The Ministry of Infrastructure and Transport’s announcement to increase the speed limit on motorways; as part of the reform of the Road Traffic Code, has been met with great backlash from the Greek public.
Minister Christos Spirtzis recently stated that after the approval of the authorities, the renewed R.T.C. will enable the rise of speed limits from the current 130 km/hr, to 150 km/hr. Additionally, the R.T.C. will include significant changes to the penalties imposed on offenders as well as modifications on the driving license procedures.
Mr. Spirtzis’ decision has prompted angry public reaction, since Greece’s yearly number of car accidents and asphalt victims is considerably high, compared to other European countries.
As transport engineers pointed out, the ministry’s proposal to increase the speed limit is totally opposed to the efforts of reducing on-the-road accidents and improving road safety. Increasing the speed limit might give drivers the wrong message and could potentially lead to far more casualties.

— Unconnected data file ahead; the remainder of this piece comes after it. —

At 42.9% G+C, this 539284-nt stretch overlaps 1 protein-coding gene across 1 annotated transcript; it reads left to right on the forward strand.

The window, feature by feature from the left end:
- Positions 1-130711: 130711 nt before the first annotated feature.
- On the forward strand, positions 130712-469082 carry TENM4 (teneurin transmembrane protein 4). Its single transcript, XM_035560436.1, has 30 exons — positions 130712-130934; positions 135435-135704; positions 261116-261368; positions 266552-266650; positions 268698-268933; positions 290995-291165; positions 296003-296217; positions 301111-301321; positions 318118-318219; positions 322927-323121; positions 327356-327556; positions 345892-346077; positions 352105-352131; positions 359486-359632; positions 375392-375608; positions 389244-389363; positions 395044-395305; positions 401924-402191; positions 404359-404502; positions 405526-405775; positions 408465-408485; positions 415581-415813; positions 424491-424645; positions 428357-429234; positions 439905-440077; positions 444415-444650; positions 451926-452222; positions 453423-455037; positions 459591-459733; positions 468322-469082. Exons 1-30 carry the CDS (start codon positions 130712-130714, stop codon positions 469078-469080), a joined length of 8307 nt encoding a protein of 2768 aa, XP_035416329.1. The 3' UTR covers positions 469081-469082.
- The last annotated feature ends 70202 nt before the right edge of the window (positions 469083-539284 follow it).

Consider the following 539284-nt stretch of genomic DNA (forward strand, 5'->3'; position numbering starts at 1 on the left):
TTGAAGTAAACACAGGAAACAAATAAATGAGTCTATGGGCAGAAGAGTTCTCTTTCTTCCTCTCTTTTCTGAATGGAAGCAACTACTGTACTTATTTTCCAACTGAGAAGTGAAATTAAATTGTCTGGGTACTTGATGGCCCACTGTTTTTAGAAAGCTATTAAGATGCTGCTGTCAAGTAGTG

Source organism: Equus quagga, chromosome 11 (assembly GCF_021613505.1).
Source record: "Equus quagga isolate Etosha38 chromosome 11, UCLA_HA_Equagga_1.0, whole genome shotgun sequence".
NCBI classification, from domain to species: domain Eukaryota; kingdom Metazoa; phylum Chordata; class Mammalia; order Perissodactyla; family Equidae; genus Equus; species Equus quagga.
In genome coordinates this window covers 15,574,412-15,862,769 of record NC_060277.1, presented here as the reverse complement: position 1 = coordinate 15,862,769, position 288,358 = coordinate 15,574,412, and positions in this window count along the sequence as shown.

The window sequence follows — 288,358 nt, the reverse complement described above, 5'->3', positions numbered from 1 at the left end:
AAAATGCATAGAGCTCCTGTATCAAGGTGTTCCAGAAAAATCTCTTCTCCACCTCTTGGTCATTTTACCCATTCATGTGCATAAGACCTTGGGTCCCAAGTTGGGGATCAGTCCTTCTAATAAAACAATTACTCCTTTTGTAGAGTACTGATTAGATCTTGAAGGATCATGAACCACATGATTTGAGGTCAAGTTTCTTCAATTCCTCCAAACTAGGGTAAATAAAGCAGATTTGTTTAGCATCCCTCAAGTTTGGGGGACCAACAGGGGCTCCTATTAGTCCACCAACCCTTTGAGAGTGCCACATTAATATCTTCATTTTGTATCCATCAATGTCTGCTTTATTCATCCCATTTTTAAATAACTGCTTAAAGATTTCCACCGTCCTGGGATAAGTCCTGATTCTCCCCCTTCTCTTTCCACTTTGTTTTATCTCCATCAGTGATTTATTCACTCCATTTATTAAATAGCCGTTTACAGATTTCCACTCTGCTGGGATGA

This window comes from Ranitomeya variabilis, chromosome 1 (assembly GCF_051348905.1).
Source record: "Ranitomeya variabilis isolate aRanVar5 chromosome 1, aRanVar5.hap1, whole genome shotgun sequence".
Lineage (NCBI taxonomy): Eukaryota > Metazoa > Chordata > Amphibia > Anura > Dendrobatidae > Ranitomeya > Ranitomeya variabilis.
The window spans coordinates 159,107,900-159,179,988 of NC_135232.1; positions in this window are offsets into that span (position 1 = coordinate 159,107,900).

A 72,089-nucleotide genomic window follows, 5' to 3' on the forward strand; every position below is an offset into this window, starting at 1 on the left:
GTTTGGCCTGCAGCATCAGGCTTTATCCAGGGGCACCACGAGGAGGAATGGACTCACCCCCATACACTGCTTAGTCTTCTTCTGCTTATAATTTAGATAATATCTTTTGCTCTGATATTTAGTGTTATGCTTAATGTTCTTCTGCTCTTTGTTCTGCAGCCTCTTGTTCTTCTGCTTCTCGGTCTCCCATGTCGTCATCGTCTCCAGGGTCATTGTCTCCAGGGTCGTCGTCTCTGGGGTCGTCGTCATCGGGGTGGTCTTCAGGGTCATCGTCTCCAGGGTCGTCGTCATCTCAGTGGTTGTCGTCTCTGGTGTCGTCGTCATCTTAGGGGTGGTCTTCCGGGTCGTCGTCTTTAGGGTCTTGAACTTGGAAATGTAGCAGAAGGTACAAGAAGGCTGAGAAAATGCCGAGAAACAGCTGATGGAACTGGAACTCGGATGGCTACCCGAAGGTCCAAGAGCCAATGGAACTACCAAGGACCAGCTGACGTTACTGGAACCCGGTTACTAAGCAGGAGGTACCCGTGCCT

According to in.gr, most European countries have a speed limit of 130 km/hr; with Latvia having the lowest at 90 km/hr, and followed by Cyprus and Norway at 100km/hr.
Belgium, Switzerland, Ireland, Spain, Portugal and Finland have their speed limit at 120 km/hr and Bulgaria and Poland currently have the highest speed limit at 140 km/hr.
The only country in Europe that does not have a set speed limit is Germany, but there is a common law which stipulates that the ‘proposed’ top speed is 130 km/hr.
“Drivers”; transport engineers explain, “generally tend to violate the speed limits. For example if the limit is 130km/hr, there will be many who will drive at 150 km/hr. So, if the speed limit increases by 20 km/hr, then offenders will be driving at 170-180 km/hr; which will also increase the risk of serious road accidents and deaths.”